Thoughts on Columbus Day

Serendipity

Columbus Day always makes me think of New England.

Before I lived there for just a few years, I’d never been especially tuned into fall foliage colors. At least when I was growing up in Iowa, there’s lots of other things going on at that time of year. Especially harvest. And that’s definitely not when one spent lots of time admiring the scenery, unless it surrounded a corn field, of course.

But in the East, at least when I was there, folks traveled to see the fall colors in New England. I always had this image of a line of cars headed north from cities like New York and Philadelphia to “do nature.” On Columbus Day weekend, I just tried my best to stay off the main roads that led to the prettiest areas. There were plenty of other options.

The colors were pretty spectacular, of course, definitely worth a drive. And the influx of tourists, even for a long weekend, was good for business along the route.

I wonder how many rolls of film were shot of the beautiful scenery that weekend. (Never mind how easy we have it today with our digital cameras.) Whether it’s film or digital, I often think that taking scenery pictures is frustrating. But when there’s a truly awesome vista in front of you it’s almost a reflex to reach for a camera or a phone to capture the scene in order to savor it later.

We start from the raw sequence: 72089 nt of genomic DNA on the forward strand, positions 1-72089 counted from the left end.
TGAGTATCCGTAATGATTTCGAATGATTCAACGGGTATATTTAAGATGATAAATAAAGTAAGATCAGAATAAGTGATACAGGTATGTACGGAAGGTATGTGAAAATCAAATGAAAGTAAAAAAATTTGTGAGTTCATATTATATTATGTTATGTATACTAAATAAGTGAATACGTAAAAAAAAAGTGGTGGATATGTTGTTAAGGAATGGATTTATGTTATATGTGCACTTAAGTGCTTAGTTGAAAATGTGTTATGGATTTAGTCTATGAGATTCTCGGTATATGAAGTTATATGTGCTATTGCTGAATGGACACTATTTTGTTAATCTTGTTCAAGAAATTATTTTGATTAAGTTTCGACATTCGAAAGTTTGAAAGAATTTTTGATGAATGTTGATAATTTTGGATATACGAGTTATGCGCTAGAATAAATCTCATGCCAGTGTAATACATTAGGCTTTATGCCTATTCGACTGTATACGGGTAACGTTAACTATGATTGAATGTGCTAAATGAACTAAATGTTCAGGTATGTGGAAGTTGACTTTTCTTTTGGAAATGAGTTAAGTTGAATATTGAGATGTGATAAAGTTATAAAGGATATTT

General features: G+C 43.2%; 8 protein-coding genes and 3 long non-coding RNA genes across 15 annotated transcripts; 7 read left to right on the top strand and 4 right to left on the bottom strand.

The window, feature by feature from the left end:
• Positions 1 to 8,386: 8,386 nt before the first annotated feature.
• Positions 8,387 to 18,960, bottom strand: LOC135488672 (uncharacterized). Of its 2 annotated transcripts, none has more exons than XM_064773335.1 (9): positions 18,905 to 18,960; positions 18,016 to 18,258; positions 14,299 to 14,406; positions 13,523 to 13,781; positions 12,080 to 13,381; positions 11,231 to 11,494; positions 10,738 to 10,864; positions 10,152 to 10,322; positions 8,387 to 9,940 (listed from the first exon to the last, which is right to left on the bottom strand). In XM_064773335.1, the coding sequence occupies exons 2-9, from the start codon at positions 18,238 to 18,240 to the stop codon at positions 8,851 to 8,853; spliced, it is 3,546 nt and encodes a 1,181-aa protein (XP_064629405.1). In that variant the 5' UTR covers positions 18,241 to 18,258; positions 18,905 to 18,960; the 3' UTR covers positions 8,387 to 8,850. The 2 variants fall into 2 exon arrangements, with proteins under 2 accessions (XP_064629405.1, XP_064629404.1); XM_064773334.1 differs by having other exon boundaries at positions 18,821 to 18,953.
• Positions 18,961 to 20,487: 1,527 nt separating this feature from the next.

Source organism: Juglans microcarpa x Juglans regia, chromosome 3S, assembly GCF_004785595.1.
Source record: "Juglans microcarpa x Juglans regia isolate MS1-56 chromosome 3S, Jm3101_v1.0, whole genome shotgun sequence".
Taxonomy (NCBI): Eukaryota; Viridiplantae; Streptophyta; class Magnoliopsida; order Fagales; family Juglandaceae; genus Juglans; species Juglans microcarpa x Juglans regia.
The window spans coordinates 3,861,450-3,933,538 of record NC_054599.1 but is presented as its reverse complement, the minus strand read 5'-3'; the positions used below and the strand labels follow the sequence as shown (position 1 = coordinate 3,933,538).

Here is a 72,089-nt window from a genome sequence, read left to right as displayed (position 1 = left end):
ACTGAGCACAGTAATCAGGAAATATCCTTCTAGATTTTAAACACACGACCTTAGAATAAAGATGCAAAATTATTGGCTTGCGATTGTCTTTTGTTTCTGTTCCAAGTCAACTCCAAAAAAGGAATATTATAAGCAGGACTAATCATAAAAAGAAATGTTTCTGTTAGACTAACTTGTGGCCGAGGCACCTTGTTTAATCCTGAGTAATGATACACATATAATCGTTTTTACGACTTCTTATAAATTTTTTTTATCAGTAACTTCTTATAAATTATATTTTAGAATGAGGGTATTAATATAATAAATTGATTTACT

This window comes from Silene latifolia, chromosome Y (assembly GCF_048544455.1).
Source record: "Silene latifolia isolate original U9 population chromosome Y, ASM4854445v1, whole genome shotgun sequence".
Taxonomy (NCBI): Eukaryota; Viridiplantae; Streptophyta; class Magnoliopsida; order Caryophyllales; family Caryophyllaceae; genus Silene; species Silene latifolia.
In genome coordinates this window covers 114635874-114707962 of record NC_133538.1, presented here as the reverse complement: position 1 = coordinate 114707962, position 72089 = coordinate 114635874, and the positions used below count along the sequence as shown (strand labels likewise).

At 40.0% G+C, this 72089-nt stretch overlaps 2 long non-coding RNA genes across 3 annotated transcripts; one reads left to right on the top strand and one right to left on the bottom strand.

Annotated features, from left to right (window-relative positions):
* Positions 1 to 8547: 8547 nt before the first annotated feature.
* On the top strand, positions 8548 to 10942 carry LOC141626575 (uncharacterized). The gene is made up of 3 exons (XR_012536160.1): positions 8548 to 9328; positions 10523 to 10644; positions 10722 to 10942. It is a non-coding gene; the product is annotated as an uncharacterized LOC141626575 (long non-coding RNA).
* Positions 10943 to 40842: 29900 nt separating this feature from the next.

Yet my experience is that even the most perfect shot can be frustrating, because what you get is just a small square of what you saw. And often what makes the scenery breathtaking is the scope of what you’re seeing, the broad vistas, everything that’s laid out before you and around you. What’s in a picture just can’t be the same. So I don’t take many pictures any more that are only scenery, as tempting as it is to try to preserve it.

I had a friend who did some mountain climbing in New England. She had a different approach to the standard pictures just about everyone liked to take when they reached the summit. Hers always had her boots in them, with a picture taken as she sat on the ground at a summit, her feet stretched out in front of her, framed with a lovely scenery shot of the vista that she faced. She told me it was only fitting to photograph her boots; after all, they got her there.

Now let’s go out and enjoy our lovely Iowa fall scenery as the colors begin to change. How thoughtful of old Chris to be born at such a pretty time of year.

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